Some covers are more equal than others. Good, Better, Best looks at three covers and decides who takes home the gold, the silver, and the bronze.
Today (8/22) marks the 53rd anniversary of “(There’s) Always Something There to Remind Me” making its first appearance on Billboard’s Hot 100 chart. First recorded in 1963 as an unreleased demo sung by 22-year-old Dionne Warwick, a soon-to-be Bacharach protégé, it’s been covered well over 150 times since, with at least a half dozen of those achieving varying degrees of Billboard chart success. It continues to be a goldmine for its authors, Burt Bacharach and Hal David. It’s not just popular to record, either – add in commercial uses of the song, from TV ads to Xena: Warrior Princess to Mad Men, and you’ll see another huge revenue stream from a song that’s become totally ingrained in modern day popular culture.
With so many versions released over such a long period of time, we found it impossible to narrow the entire list of covers down to only three standouts. So we’ve listened to every version we could find, and in a Cover Me first, we’ll give you the bottom line by decade, starting today with the Sixties. We’ll even throw in some honorable and noteworthy mentions too!
Part I: The ’60s
Burt Bacharach, the prolific songwriter/entertainer extraordinaire, and his lyric writing partner Hal David began penning hits in the late 1950’s and are universally recognized as one of the greatest songwriting duos of all time. They were already on a roll in 1964, with Dionne Warwick’s “Walk On By” and Dusty Springfield’s “Wishin’ and Hopin'” released as singles earlier that spring. In the summer, Lou Johnson, dubbed “the male Dionne Warwick,” put out the first commercial version of “(There’s) Always Something There to Remind Me.” In his liner notes for the Bacharach collection The Look of Love, Alec Cumming says the song “sounds like sped-up Drifters, with a happy urban surface covering up that essential Bacharach/David lonely heart.” (Bacharach aficionados interested in learning more about the music should check out Serene Dominic’s essential Burt Bacharach: Song By Song, available here.) By October 3rd of that year, the song became a minor hit, peaking at #49.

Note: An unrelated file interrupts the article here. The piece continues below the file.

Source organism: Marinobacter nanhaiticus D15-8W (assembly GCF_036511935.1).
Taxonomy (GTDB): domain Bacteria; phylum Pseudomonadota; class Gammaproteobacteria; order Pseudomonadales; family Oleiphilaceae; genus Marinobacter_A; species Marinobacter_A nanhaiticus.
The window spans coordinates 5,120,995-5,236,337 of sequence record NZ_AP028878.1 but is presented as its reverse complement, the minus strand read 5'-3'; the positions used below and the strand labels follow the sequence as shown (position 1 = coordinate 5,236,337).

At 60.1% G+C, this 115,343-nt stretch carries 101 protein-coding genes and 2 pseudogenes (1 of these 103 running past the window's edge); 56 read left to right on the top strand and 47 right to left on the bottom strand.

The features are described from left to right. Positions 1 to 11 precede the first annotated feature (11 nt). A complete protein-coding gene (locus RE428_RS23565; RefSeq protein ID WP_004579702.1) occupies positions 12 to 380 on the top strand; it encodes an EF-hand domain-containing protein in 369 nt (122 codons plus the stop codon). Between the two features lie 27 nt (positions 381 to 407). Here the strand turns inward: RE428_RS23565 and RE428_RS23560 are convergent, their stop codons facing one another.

In a common practice of the time, British artists routinely appropriated songs and released them in the UK ahead of their US counterparts. That’s what Sandie Shaw did, and her slightly faster and shorter version entered the UK charts on October 14th, eventually rising to #1. It was then released in the US eight weeks after Johnson’s, eventually topping out at #52. Because their release dates were so closely timed, it’s hard to view Shaw’s version as a true cover of Johnson’s, although it’s often categorized as one – in fact, many view hers as the definitive version. Due to these circumstances, we’ll consider both Johnson’s and Shaw’s versions to be the original releases, excluded from the Good, Better, Best treatment.